The Cochise County Planning and Zoning Commission approved a special use request for a facility north of Willcox near Fort Grant and Ingram Roads to cultivate medical marijuana after a public hearing Jan. 13 in Bisbee.
The applicant, Amy Lock of Tierra Antigua Realty in Willcox, requested a special use authorization for the cultivation and infusion of medical marijuana at a facility located on a portion of a 99-acre RU-4, Rural zoned property.
The Planning Center, based in Tucson, represented Lock during the special use request process with Cochise County, said Brian Underwood, who is with The Planning Center. Lock is making the request for the buyer of the property, he said.
The property is located at 8251 N. Ingram, Road, about a half mile east of Fort Grant Road and about 11 miles north of Interstate 10 from Willcox.
Underwood said the Planning Commission unanimously approved the special use request following a hearing with two speakers in support of the facility’s request, plus 59 letters of support.
One person, Douglas Miller, a neighbor of the facility, spoke in opposition of the request.
He said, “My wife and I have taught at Willcox High School and Cochise College for the last 17 years where we have developed a better understanding of teenagers’ motivations, desires and vulnerabilities. Exposure to marijuana or any illegal drug can escalate into substance abuse with young adults. Therefore, building greenhouses, with their razor wire fences and numerous bright security lights to illuminate our rural night skies, for the purpose of growing so-called medical marijuana, earmarked for Phoenix, is a slap in the face to the integrity and well-being of our students, our community, our county and our way of life.
“The approval of this special use application would only add to the glut of medical marijuana in Arizona according to current state law. So is this metropolitan-based company (The Planning Center) waiting on current Arizona Laws to be changed? The young people of the Willcox area do not need more pressure in dealing with the potential of substance abuse.
“I understand the legal issue brought up by the County’s Deputy Attorney, that the Planning & Zoning Commissioners are to only focus on whether or not the application meets the requirements of their department and not waver to moral issues. But in our current culture of lust and greed for money, maybe the well-being and integrity of the young people of our community and their way of life should take precedence. Have you ever been in a classroom when a student shows up stoned? It places a hardship on the teacher, the school, the student, the family and the community at large. Preserve our way of life by denying this special use application,” he told the Planning Commission.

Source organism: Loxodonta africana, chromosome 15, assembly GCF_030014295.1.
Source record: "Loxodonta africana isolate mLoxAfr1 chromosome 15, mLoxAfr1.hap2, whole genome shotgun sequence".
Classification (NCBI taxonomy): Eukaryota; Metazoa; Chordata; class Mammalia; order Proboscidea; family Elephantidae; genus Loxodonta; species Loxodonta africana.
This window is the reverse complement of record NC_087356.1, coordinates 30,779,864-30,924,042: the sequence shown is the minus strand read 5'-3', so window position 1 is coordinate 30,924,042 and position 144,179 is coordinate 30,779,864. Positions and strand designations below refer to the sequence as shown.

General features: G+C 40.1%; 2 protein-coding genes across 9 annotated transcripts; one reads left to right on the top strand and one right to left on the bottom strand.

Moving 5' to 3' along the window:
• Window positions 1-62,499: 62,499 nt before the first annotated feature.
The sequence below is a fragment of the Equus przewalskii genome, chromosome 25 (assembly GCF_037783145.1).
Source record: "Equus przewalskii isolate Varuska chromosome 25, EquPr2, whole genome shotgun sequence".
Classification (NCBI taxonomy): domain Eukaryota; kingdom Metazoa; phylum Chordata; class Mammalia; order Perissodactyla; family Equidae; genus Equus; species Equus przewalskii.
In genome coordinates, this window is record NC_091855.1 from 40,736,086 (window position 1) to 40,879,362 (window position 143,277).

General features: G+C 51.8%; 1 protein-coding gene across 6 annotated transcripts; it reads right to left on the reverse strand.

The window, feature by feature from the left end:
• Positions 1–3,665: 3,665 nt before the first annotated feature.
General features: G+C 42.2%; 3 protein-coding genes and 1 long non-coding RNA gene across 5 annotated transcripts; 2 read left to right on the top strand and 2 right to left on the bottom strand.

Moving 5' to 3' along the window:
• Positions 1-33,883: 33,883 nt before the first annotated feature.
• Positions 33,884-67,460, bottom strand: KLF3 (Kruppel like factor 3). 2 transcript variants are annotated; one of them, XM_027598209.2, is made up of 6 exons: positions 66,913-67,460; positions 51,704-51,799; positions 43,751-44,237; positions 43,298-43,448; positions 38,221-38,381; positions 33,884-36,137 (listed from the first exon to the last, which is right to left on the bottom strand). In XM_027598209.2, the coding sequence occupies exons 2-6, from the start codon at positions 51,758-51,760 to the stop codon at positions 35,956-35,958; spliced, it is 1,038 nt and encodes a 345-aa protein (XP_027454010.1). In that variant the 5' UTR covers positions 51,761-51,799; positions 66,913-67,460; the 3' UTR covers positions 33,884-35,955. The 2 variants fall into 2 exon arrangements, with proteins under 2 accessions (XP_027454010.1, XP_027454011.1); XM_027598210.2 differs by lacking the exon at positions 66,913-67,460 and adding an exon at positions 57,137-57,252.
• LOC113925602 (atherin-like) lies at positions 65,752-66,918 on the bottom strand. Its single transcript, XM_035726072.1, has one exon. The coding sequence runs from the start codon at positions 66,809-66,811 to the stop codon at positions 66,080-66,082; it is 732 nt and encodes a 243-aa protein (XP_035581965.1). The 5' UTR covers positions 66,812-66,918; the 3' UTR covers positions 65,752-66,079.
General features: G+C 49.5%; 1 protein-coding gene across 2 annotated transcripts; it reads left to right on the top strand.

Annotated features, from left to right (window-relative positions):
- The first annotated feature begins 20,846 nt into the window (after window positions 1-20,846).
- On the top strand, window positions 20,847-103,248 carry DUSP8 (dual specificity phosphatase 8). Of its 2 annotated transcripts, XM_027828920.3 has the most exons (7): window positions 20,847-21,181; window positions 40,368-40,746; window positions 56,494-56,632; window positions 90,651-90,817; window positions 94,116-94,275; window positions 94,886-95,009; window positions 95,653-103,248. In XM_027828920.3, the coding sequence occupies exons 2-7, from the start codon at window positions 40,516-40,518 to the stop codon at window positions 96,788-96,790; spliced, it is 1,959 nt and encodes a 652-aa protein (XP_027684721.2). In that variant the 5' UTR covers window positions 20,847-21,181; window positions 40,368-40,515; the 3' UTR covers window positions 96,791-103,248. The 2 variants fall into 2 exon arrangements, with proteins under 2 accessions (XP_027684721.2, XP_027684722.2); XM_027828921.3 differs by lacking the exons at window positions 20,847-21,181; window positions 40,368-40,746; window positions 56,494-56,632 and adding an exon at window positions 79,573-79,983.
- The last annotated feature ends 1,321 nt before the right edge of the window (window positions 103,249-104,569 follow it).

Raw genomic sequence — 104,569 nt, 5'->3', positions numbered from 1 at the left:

Underwood said another cultivation and infusion request was also approved Jan. 13, with a 5-1 vote of the Commission, just before their own. That facility is located at 10049 Katies Lane, south of Whitewater School Road in Elfrida, and was requested by Canna Consultants Inc., based in Seattle, but consulting in other states, including Arizona.
Another request from an Elfrida area facility, requested by Sonoran Care LLC in November, was denied by the Commission and an appeal was heard Jan. 5 by the Cochise County Board of Supervisors. The Supervisors unanimously upheld the denial of the special use of the facility located 2.8 miles north of Davis Road on Central Highway at the southeast corner of the intersection with Latimer Road. Sonoran Care was proposing a marijuana cultivation and dispensary, which Underwood said may have been part of the reason for the denial.
“There is no point of sale (of marijuana) at either of the two that were approved,” he said.
As long as there is no appeal within 15 days, Underwood said the next step is to start the first greenhouse within 2016.
“For the Planning Center, the next step is to apply for the commercial permit and a building permit with the County,” he said.
Underwood recently explained the plan for the facility: “The special use request is for 40 acres of the 100-acre farm. The first phase in 2016 would be for one two-acre greenhouse; in 2017, another two-acre greenhouse and in 2018, two more two-acre greenhouses, making it a total of eight acres. In 2018, depending on the market, an additional eight acres of greenhouses may be added.”